How Long Are The Different Size Heaters?
Electric baseboard heaters come in a variety of shapes and sizes depending on your application.
We have included a chart below to show you the various links for a standard baseboard heater.
These are the type of baseboard heaters that you see in your local hardware store. Stelpro
|500 watt||27 7/8 inches|
|750 watt||37 5/8 inches|
|1000 watt||47 1/2 inches|
|1250 watt||57 1/4 inches|
|1500 watt||66 1/4 inches|
|1750 watt||76 inches|
|2000 watt||83 /7/8 inches|
|2250 watt||93 3/4 inches|
|2500 watt||102 5/8 inches|
What About Those Space Saver Heaters?
A few years ago some companies decided to come out with a baseboard style heater to shorten its length.
As a comparison a regular baseboard heater of 1000 watt is 4 feet in length and a space saver 1000 watt is only 2 feet in length.
If you decide to purchase the shorter length save saver heaters please make sure you use the stand off wall kit included.
This wall kit protects the wall itself from heating up. It makes the heater stick about half inch off the wall.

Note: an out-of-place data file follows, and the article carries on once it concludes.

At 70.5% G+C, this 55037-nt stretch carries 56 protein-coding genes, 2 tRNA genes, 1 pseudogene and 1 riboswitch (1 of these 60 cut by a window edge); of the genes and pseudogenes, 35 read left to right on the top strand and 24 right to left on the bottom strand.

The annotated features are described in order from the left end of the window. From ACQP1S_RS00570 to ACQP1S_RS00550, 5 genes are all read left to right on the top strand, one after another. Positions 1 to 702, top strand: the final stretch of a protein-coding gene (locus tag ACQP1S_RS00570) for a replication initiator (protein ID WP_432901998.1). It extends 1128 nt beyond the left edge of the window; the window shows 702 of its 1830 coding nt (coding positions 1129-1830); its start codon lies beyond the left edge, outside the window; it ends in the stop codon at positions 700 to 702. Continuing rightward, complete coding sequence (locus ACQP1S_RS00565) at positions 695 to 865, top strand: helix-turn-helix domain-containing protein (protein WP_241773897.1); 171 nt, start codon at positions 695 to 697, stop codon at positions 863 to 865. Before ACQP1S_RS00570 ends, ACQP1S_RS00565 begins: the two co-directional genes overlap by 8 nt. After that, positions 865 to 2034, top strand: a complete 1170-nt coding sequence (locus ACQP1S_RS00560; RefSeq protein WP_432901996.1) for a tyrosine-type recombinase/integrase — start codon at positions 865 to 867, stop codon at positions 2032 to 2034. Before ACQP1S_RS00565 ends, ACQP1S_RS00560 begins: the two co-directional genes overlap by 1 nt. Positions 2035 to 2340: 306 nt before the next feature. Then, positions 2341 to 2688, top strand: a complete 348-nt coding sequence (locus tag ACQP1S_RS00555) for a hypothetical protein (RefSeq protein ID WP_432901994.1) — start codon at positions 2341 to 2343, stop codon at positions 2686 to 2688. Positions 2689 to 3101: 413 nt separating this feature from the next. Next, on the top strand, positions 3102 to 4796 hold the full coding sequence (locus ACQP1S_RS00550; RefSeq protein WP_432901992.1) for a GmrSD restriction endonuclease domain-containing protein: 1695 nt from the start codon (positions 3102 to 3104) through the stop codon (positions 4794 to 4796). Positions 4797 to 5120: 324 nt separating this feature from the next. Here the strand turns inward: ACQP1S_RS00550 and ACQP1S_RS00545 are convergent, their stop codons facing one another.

You can find out more where to purchase these heaters here.
What Color Wire Do I Need?
The standard wire color for a baseboard heater is red. This type of wire is referred to as nmd90 12/2 non metallic dry.
We use this type of wire in dry locations usually wood construction type.
There are some instances where we do use this type of cable in commercial projects providing it is of wood construction.
How Do I Connect The Heater To The Wire?
Connecting the wires to the baseboard heater is actually quite easy.
You’ll come into the back of the heater through the terminal provided. You will then simply wrap the bare copper ground wire around the screw.
You then terminate the red and black wires with a pair of wire nuts.
Make sure you do not over tighten the clamp on the back of the baseboard heater. This will cause the wire to short out.
The red wires will terminate together and the same with the black wires.
In most standard baseboard heaters you can enter on ether side with the wire.
After the connections are made, screw the heater to the wall and install the cover plates.
The cover plates can be a bit tricky. They usually go on bottom side first then push the top into place.